GOP, Democrats hot on trail of Michigan absentee voters
Lansing — The Michigan Republican and Democratic parties are vigorously courting absentee voters this fall as the Nov. 4 election could be decided by which party gets more partisan loyalists to cast ballots.
Ballots for voters who can't make it to the polls on Election Day have been arriving in mailboxes across Michigan for the past three weeks. The two parties are focusing their campaign messages and contact on these voters, who make up a larger percentage of the electorate each year.
The two political parties and allied political groups have developed sophisticated systems to track the return of more than 588,000 absentee ballots that have already been sent to voters who are homebound, going to be out of town on Election Day or over age 60 and entitled to vote from home.
As of Tuesday, 126,536 absentee ballots had been returned to clerks in Michigan's 83 counties, according to RevSix Data Systems, a Pontiac-based company that tracks absentee ballots for candidates.
With so many absentee ballots in circulation, the two major political parties are using a combination of complex voter databases, social media technology, mail advertising, phone calls and pavement-pounding foot soldiers to track the return of absentee votes.
"That's part of our strategy to make sure we're hitting that voter when they do receive that ballot and make sure they vote our way and they turn the ballot back in," said Lon Johnson, chairman of the Michigan Democratic Party.
Democrats have partially bet their electoral success on getting more absentee votes from a pool 995,000 registered voters who sat out the 2010 mid-term election but tend to vote Democrat in presidential contests.
During the final three weekends of the campaign, Democrats and Republicans will deploy volunteers and paid employees to knock on doors of voters with absentee ballots to encourage their speedy return.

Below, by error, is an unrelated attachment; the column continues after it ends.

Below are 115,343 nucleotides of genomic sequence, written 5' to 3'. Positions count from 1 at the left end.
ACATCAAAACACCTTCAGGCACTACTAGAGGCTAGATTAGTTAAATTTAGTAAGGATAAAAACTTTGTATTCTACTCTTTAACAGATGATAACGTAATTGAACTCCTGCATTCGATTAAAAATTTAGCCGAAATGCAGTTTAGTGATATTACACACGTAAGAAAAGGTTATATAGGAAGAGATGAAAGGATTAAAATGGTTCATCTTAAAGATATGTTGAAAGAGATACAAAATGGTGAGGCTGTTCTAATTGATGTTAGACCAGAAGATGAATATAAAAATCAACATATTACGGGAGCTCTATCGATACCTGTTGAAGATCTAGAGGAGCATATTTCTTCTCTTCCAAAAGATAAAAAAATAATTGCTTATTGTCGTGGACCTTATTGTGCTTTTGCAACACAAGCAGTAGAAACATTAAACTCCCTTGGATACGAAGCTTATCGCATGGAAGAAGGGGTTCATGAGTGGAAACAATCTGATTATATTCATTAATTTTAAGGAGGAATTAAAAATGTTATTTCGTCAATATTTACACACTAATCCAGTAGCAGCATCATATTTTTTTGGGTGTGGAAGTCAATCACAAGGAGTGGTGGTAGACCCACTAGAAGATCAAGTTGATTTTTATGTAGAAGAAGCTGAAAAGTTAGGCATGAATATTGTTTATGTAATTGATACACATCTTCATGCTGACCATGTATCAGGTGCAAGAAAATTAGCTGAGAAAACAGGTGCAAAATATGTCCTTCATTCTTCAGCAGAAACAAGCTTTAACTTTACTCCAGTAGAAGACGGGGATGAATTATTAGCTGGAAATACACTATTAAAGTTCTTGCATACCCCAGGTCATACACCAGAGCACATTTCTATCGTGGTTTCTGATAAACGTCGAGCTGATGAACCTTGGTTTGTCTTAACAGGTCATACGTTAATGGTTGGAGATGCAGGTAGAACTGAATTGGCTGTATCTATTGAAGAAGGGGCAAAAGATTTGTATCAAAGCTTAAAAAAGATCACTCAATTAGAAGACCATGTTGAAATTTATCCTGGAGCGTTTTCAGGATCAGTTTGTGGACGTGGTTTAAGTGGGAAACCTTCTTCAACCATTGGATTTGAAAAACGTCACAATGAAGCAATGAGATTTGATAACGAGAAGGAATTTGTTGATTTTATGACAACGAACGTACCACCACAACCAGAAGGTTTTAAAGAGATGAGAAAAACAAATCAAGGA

"It's a fine line you walk because some people get freaked out that you know they have an absentee ballot," said Matt Marsden, public affairs director for RevSix Data Systems.
In recent weeks, the campaigns of the major candidates for governor and the U.S. Senate have customized some advertising messages to appeal to older voters, who make up the majority of absentee voters.
"It's important to have momentum three to four to five weeks out because absentee voters will make their decisions early," said T.J. Bucholz, a Lansing Democratic political consultant. "In close races, absentee votes can matter."
Last week, Democrat Mark Schauer launched a TV ad railing against Gov. Rick Snyder's pension tax. Snyder's campaign sought to counter a Democratic Governors Association ad with teachers discussing cuts in their classroom with an ad featuring a retired female school teacher defending the governor's record on education funding.
The Michigan Republican Party also began airing an ad targeting Schauer for reduced Medicare spending under the Affordable Care Act, using an older actress in an appeal to seniors.
On Tuesday, the Republican Governors Association launched a new TV ad featuring images of senior citizens who argued Schauer's support in Congress for capping carbon emissions could lead to higher utility bills "just to stay warm."